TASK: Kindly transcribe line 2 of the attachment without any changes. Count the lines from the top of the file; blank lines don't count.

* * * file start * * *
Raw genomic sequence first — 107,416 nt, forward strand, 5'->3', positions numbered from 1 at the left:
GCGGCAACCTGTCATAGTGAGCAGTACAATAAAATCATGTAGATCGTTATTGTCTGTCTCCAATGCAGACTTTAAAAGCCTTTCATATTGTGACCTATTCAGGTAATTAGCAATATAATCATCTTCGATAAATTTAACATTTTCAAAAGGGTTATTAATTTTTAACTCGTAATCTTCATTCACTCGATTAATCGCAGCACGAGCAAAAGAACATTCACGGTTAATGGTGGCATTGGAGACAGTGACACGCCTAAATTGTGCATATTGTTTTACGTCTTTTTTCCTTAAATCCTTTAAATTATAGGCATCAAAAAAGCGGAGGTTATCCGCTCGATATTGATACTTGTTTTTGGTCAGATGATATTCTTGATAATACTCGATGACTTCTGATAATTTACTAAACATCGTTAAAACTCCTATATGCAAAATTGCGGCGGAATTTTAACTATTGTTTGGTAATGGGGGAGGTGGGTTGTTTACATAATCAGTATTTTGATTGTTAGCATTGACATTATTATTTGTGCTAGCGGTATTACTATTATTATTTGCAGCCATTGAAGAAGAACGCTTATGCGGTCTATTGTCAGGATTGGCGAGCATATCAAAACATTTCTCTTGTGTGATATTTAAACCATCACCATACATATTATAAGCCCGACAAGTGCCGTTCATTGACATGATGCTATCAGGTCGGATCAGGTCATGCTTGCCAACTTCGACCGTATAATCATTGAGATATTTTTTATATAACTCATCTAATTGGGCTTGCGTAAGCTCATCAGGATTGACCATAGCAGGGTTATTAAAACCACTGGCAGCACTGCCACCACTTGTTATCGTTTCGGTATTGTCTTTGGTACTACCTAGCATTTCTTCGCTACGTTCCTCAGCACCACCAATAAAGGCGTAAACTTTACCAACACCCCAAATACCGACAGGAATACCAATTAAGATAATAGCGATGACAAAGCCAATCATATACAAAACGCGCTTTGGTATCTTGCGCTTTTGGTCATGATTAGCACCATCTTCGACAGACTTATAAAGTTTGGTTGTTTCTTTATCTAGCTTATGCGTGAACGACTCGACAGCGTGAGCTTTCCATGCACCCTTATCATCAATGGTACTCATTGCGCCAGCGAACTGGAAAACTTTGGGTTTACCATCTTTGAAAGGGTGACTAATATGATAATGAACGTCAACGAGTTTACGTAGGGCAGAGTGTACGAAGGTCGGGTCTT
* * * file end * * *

GCGGCAACCTGTCATAGTGAGCAGTACAATAAAATCATGTAGATCGTTATTGTCTGTCTCCAATGCAGACTTTAAAAGCCTTTCATATTGTGACCTATTCAGGTAATTAGCAATATAATCATCTTCGATAAATTTAACATTTTCAAAAGGGTTATTAATTTTTAACTCGTAATCTTCATTCACTCGATTAATCGCAGCACGAGCAAAAGAACATTCACGGTTAATGGTGGCATTGGAGACAGTGACACGCCTAAATTGTGCATATTGTTTTACGTCTTTTTTCCTTAAATCCTTTAAATTATAGGCATCAAAAAAGCGGAGGTTATCCGCTCGATATTGATACTTGTTTTTGGTCAGATGATATTCTTGATAATACTCGATGACTTCTGATAATTTACTAAACATCGTTAAAACTCCTATATGCAAAATTGCGGCGGAATTTTAACTATTGTTTGGTAATGGGGGAGGTGGGTTGTTTACATAATCAGTATTTTGATTGTTAGCATTGACATTATTATTTGTGCTAGCGGTATTACTATTATTATTTGCAGCCATTGAAGAAGAACGCTTATGCGGTCTATTGTCAGGATTGGCGAGCATATCAAAACATTTCTCTTGTGTGATATTTAAACCATCACCATACATATTATAAGCCCGACAAGTGCCGTTCATTGACATGATGCTATCAGGTCGGATCAGGTCATGCTTGCCAACTTCGACCGTATAATCATTGAGATATTTTTTATATAACTCATCTAATTGGGCTTGCGTAAGCTCATCAGGATTGACCATAGCAGGGTTATTAAAACCACTGGCAGCACTGCCACCACTTGTTATCGTTTCGGTATTGTCTTTGGTACTACCTAGCATTTCTTCGCTACGTTCCTCAGCACCACCAATAAAGGCGTAAACTTTACCAACACCCCAAATACCGACAGGAATACCAATTAAGATAATAGCGATGACAAAGCCAATCATATACAAAACGCGCTTTGGTATCTTGCGCTTTTGGTCATGATTAGCACCATCTTCGACAGACTTATAAAGTTTGGTTGTTTCTTTATCTAGCTTATGCGTGAACGACTCGACAGCGTGAGCTTTCCATGCACCCTTATCATCAATGGTACTCATTGCGCCAGCGAACTGGAAAACTTTGGGTTTACCATCTTTGAAAGGGTGACTAATATGATAATGAACGTCAACGAGTTTACGTAGGGCAGAGTGTACGAAGGTCGGGTCTT